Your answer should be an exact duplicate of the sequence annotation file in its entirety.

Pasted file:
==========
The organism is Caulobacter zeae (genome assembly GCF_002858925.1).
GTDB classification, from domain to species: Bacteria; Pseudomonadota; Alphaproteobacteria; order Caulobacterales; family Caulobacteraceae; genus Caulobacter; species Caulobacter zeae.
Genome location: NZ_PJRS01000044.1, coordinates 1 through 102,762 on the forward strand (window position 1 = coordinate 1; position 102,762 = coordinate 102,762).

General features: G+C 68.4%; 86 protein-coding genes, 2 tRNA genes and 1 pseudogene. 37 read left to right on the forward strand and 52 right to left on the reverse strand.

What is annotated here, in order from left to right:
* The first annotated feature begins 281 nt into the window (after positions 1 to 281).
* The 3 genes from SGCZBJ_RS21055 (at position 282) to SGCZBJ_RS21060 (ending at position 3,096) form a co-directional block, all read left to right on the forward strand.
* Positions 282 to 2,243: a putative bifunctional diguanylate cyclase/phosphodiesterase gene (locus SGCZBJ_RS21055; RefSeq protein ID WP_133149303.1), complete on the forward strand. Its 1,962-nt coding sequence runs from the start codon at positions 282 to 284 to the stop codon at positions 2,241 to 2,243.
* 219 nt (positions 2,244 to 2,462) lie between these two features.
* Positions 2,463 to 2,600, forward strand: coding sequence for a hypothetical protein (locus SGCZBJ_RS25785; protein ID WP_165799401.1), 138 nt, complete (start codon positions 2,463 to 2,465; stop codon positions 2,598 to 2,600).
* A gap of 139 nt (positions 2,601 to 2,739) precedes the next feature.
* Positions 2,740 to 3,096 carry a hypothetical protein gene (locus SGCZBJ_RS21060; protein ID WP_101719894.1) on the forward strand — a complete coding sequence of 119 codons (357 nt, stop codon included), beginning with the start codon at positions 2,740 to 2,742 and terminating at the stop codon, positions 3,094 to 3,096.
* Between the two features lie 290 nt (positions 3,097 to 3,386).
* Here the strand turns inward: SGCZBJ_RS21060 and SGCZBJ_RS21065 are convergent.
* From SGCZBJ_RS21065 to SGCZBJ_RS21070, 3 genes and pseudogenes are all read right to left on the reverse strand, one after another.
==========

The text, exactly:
The organism is Caulobacter zeae (genome assembly GCF_002858925.1).
GTDB classification, from domain to species: Bacteria; Pseudomonadota; Alphaproteobacteria; order Caulobacterales; family Caulobacteraceae; genus Caulobacter; species Caulobacter zeae.
Genome location: NZ_PJRS01000044.1, coordinates 1 through 102,762 on the forward strand (window position 1 = coordinate 1; position 102,762 = coordinate 102,762).

General features: G+C 68.4%; 86 protein-coding genes, 2 tRNA genes and 1 pseudogene. 37 read left to right on the forward strand and 52 right to left on the reverse strand.

What is annotated here, in order from left to right:
* The first annotated feature begins 281 nt into the window (after positions 1 to 281).
* The 3 genes from SGCZBJ_RS21055 (at position 282) to SGCZBJ_RS21060 (ending at position 3,096) form a co-directional block, all read left to right on the forward strand.
* Positions 282 to 2,243: a putative bifunctional diguanylate cyclase/phosphodiesterase gene (locus SGCZBJ_RS21055; RefSeq protein ID WP_133149303.1), complete on the forward strand. Its 1,962-nt coding sequence runs from the start codon at positions 282 to 284 to the stop codon at positions 2,241 to 2,243.
* 219 nt (positions 2,244 to 2,462) lie between these two features.
* Positions 2,463 to 2,600, forward strand: coding sequence for a hypothetical protein (locus SGCZBJ_RS25785; protein ID WP_165799401.1), 138 nt, complete (start codon positions 2,463 to 2,465; stop codon positions 2,598 to 2,600).
* A gap of 139 nt (positions 2,601 to 2,739) precedes the next feature.
* Positions 2,740 to 3,096 carry a hypothetical protein gene (locus SGCZBJ_RS21060; protein ID WP_101719894.1) on the forward strand — a complete coding sequence of 119 codons (357 nt, stop codon included), beginning with the start codon at positions 2,740 to 2,742 and terminating at the stop codon, positions 3,094 to 3,096.
* Between the two features lie 290 nt (positions 3,097 to 3,386).
* Here the strand turns inward: SGCZBJ_RS21060 and SGCZBJ_RS21065 are convergent.
* From SGCZBJ_RS21065 to SGCZBJ_RS21070, 3 genes and pseudogenes are all read right to left on the reverse strand, one after another.